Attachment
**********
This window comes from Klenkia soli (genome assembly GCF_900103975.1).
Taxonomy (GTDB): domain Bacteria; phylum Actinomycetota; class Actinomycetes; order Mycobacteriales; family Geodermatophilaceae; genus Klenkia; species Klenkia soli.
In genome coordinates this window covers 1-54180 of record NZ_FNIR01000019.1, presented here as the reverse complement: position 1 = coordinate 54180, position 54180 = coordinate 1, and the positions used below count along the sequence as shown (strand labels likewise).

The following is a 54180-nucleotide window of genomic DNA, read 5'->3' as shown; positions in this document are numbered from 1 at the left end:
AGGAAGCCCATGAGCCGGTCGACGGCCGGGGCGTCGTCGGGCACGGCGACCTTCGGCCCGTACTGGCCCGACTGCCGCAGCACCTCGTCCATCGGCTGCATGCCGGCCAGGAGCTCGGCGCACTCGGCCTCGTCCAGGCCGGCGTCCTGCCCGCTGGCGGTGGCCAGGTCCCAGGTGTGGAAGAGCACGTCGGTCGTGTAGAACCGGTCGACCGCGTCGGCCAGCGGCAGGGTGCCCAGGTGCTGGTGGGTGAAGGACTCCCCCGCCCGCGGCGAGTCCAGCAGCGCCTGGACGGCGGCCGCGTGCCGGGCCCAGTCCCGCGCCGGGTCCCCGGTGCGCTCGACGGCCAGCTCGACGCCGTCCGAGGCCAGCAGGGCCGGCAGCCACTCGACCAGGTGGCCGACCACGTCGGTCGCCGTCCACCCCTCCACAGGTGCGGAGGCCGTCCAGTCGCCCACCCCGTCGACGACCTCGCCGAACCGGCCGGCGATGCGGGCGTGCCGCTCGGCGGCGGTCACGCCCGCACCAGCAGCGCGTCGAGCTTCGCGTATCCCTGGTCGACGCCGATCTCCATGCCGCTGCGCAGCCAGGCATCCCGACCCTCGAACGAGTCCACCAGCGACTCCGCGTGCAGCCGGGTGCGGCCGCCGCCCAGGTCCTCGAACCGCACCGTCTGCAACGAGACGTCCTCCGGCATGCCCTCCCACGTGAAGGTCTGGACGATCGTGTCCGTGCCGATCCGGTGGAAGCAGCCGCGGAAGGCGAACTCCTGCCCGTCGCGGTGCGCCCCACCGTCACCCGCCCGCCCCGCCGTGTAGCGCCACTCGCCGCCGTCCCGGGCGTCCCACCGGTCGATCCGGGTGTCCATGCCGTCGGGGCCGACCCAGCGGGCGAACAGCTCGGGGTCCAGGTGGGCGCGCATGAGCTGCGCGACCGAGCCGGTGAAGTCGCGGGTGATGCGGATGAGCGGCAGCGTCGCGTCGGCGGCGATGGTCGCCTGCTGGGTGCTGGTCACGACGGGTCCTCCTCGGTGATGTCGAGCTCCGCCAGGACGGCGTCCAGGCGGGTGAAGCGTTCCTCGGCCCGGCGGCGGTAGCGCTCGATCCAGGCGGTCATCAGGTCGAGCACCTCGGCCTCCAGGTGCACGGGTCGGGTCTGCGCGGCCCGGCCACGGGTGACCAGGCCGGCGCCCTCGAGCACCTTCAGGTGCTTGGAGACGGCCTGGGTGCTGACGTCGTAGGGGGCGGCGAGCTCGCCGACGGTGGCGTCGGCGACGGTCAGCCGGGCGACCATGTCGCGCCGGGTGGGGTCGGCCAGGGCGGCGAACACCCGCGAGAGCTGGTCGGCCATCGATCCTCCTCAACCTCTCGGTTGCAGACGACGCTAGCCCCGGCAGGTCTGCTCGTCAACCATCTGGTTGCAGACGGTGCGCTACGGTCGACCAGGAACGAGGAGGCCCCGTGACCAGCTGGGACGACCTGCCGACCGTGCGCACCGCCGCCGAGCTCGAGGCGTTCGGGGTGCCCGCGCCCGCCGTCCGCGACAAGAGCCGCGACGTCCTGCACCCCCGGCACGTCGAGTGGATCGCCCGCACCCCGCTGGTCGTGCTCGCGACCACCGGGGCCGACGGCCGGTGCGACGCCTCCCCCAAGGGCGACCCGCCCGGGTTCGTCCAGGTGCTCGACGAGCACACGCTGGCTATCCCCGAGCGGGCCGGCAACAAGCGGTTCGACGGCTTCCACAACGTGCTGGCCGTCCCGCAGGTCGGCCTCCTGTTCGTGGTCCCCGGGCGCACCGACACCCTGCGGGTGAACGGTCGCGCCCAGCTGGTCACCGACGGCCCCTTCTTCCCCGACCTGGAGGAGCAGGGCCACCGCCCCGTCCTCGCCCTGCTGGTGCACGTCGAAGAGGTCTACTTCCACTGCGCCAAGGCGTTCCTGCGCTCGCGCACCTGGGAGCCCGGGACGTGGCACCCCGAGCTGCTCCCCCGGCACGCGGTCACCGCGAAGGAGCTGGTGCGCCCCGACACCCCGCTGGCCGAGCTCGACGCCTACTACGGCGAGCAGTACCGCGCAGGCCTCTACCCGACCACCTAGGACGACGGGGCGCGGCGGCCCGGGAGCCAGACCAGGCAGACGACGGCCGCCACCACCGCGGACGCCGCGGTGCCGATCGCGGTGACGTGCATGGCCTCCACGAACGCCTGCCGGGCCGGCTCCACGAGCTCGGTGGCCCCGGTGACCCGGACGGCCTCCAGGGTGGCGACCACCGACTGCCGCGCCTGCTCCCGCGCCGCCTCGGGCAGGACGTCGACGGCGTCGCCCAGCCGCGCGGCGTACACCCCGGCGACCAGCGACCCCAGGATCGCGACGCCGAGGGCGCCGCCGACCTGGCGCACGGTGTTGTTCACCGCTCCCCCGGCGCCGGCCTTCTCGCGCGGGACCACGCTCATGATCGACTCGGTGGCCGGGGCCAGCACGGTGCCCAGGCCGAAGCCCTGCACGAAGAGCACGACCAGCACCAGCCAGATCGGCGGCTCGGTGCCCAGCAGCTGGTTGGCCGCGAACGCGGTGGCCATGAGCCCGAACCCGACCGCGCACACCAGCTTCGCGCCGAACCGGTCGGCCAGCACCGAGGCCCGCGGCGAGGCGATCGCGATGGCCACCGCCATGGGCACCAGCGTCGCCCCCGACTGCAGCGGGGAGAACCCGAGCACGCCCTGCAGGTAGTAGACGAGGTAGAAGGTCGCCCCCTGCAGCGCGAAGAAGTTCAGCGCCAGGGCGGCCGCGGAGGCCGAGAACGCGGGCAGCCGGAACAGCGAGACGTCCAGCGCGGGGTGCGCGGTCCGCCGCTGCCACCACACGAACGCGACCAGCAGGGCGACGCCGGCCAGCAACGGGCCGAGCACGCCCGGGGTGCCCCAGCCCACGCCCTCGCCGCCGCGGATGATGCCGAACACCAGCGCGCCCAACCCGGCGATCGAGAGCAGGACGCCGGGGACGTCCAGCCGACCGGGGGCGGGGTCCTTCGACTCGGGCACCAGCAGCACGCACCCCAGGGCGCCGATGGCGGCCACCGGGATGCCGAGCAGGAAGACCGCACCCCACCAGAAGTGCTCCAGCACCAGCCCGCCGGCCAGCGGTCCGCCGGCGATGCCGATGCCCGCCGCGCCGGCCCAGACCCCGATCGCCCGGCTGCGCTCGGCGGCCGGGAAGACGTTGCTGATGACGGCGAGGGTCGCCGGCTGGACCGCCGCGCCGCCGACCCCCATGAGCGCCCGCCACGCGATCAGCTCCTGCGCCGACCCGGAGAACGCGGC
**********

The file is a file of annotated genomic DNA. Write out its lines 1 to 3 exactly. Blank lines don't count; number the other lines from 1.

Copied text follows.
This window comes from Klenkia soli (genome assembly GCF_900103975.1).
Taxonomy (GTDB): domain Bacteria; phylum Actinomycetota; class Actinomycetes; order Mycobacteriales; family Geodermatophilaceae; genus Klenkia; species Klenkia soli.
In genome coordinates this window covers 1-54180 of record NZ_FNIR01000019.1, presented here as the reverse complement: position 1 = coordinate 54180, position 54180 = coordinate 1, and the positions used below count along the sequence as shown (strand labels likewise).